Singer and the Sewing Machine: A Capitalist Romance

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Kodansha International, 1977 - Technology & Engineering - 10 pages
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Women, booze, illegitimate children, fraud, bigamy, 19th-century capitalism, and the emergence of an empire . . . . These words describe the life of Isaac Merritt Singer. Although widely regarded as the inventor of the sewing machine, Singer actually modified an existing machine and marketed it to an America eager for the new tools of the Machine Age. His genius was in the advertising, service with a smile, installment plans, and marketing gimmicks he used to get the sewing machine in homes and sweatshops all over the world. This fascinating and detailed biography provides an insightful and provocative look at the American entrepreneur, unraveling a complex web of personal ambition, fame, fortune, and the attainment of the American Dream. Illustrated.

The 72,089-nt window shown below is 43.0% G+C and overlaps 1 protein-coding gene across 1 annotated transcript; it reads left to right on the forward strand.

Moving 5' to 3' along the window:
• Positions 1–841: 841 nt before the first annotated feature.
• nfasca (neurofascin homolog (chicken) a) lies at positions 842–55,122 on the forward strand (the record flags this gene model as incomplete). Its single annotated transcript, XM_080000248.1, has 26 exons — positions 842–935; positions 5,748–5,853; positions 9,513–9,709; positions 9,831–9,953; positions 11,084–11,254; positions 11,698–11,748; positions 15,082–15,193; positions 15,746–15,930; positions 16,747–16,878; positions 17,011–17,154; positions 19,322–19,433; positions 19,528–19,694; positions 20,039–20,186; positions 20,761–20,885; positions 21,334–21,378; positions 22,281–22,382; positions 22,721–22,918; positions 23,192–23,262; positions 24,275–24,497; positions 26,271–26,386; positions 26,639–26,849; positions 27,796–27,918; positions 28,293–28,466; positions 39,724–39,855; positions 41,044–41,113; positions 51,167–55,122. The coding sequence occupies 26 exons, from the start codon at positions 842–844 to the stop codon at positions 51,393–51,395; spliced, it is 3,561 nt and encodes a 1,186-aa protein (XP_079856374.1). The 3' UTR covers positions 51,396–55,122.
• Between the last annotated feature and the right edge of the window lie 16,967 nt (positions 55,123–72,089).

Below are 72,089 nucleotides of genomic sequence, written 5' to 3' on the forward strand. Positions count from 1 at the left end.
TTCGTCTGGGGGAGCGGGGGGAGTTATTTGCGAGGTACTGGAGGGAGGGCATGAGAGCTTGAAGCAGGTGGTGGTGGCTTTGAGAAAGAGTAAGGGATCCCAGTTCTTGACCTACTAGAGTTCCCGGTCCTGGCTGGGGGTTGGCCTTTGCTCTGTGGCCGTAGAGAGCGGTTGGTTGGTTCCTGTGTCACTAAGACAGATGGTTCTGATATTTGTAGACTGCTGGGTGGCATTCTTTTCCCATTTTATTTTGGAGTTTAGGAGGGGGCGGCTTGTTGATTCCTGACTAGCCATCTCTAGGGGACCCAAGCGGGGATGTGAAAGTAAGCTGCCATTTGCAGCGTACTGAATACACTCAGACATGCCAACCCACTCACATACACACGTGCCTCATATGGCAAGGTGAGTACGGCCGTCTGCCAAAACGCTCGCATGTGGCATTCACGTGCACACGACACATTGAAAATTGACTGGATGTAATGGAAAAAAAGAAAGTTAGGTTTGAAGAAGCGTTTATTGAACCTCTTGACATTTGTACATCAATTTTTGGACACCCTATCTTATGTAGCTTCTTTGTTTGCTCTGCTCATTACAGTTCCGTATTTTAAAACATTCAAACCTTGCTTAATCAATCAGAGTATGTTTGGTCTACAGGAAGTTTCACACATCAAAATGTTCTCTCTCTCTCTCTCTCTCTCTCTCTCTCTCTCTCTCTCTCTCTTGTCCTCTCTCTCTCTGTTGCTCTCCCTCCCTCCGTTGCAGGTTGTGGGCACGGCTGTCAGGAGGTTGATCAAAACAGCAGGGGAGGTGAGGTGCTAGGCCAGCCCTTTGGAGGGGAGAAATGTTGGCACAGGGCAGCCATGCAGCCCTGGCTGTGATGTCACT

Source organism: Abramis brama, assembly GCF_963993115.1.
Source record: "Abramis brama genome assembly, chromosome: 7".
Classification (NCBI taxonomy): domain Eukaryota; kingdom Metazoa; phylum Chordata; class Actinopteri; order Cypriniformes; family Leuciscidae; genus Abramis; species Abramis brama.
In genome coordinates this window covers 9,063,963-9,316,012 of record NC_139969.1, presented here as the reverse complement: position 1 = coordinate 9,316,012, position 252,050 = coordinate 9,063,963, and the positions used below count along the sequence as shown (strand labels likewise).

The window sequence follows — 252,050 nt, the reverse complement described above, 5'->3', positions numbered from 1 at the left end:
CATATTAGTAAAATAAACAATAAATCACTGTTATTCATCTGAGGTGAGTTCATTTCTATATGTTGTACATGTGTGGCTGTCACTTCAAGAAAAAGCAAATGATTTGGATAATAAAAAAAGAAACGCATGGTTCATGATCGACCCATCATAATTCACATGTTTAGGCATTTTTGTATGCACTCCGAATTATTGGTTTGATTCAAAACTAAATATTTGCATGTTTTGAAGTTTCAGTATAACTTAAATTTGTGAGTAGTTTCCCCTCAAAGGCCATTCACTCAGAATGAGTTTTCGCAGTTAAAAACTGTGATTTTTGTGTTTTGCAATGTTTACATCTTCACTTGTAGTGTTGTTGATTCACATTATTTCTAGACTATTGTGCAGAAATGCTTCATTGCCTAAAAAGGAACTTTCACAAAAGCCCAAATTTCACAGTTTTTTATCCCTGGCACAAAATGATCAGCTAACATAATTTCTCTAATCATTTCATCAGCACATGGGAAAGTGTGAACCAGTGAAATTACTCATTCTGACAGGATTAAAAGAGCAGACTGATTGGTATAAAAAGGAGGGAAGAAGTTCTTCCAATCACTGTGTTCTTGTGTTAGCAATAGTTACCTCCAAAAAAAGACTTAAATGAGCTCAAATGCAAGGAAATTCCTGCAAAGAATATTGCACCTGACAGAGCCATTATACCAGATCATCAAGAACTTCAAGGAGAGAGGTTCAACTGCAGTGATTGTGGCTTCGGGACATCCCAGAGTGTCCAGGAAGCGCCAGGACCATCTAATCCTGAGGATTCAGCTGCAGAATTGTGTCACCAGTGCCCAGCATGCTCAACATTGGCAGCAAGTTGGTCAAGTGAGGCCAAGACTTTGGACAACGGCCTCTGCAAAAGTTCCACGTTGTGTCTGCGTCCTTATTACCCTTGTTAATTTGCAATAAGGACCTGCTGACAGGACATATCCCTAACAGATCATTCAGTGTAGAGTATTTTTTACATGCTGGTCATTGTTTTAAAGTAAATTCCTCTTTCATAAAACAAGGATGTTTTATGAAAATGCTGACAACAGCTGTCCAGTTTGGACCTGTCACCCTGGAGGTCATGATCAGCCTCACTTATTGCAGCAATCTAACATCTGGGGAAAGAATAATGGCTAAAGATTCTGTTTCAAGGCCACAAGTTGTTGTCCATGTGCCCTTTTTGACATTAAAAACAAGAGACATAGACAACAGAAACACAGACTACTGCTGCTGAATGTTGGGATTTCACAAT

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User Review  - AnneliM - LibraryThing

The biography of an unusual and somewhat shady character who changed the lives of many immigrants through the refinement of the sewing machine Read full review

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About the author (1977)

Ruth Brandon is a cultural historian and biographer. She has also written five detective stories and two literary novels. Brandon lives in London with her husband, art historian Philip Steadman.

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